PhishingPhishing e-mail messages are designed to steal your identity. They ask for personal data, or direct you to Web sites or phone numbers where they ask you to provide personal data. Phishing e-mail messages take a number of forms. They will often pose as financial institutions or companies like eBay or PayPal and send spam or pop-up messages to get consumers to reveal personal information.
SmishingPhishing with text messaging on smart phones. Victims are instructed to visit a fake Web site.
VishingScams that use telephone systems to garner confidential identification information are called vishing scams. In vishing attacks crooks claim to be with legitimate financial institutions or other entities. They ask consumers to "verify" or "re-submit" personal information such as bank account and credit card numbers, Social Security Numbers, passwords, and personal identification numbers.
Secret-Shopper ScamScams that use official-looking letters in the mail informing someone that they have been selected as secret shoppers. A fraudulent check for several thousand dollars is enclosed with each letter. The victim is then asked to evaluate service, cash the check, keep several hundred dollars as compensation, and wire back the remaining proceeds. The fraudulent check then bounces and you are out the money.
IRS ScamsCalls and e-mails claiming to be from the Internal Revenue Service. These fake IRS contacts are informing victims that in order to receive additional tax-stimulus rebates, they need to verify bank account information. Do not give out personal account information over the phone or via e-mail.
Lottery/Sweepstakes ScamsUnless you entered a lottery or bought a ticket to win a prize, these are scams. Be particularly wary if you receive a “winners” check in the mail with instructions to cash it and wire back some of the money to cover taxes on the winnings. The fraudulent check then bounces and you are out the wired money.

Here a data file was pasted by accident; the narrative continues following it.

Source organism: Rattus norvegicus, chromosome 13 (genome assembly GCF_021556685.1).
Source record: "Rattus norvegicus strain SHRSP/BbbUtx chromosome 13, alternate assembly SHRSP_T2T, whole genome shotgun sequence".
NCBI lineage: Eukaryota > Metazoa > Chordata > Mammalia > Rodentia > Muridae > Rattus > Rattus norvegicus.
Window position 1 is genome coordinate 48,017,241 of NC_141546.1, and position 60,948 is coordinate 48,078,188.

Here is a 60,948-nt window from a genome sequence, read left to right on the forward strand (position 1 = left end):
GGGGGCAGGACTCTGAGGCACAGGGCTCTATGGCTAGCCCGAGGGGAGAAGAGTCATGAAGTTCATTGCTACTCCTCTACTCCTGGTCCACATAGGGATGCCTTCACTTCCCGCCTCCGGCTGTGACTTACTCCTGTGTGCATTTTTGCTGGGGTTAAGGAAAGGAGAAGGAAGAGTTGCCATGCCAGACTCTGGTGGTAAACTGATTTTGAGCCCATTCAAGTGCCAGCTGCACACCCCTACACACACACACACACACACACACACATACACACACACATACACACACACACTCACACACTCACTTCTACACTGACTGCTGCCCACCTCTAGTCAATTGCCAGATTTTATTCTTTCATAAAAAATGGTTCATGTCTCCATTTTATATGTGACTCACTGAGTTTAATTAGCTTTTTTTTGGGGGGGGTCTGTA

SpywareTricking victims into downloading illicit software when they open an attachment. Spyware records keystrokes to get credit card numbers and passwords.
Counterfeit BillsScammers are washing ink off $5 bills and reprinting what appear to be $50 or $100 bills on the original paper. If you receive a large bill which looks suspicious, hold it face forward up to the light. If it is counterfeit, you will see a watermark of Abraham Lincoln in the right-hand corner and also a thin ribbon inside the bill which reads “USA FIVE.” Should you come across a counterfeit bill, report it to authorities immediately.
Property TheftStealing wallets and purses, mail, bank and credit card statements, pre-approved credit offers, and new checks or tax information.
Dumpster DivingGoing through trash to find bills and papers with personal information on it. Make sure you are carefully shredding any important papers, statements, bills or documents before throwing them in the trash.
Enhanced Security MeasuresAs a result of the spike in fraudulent payment documents, please note that when presenting checks to be cashed, your credit union staff may ask additional questions and utilize holds for your protection. We ask your patience and understanding.
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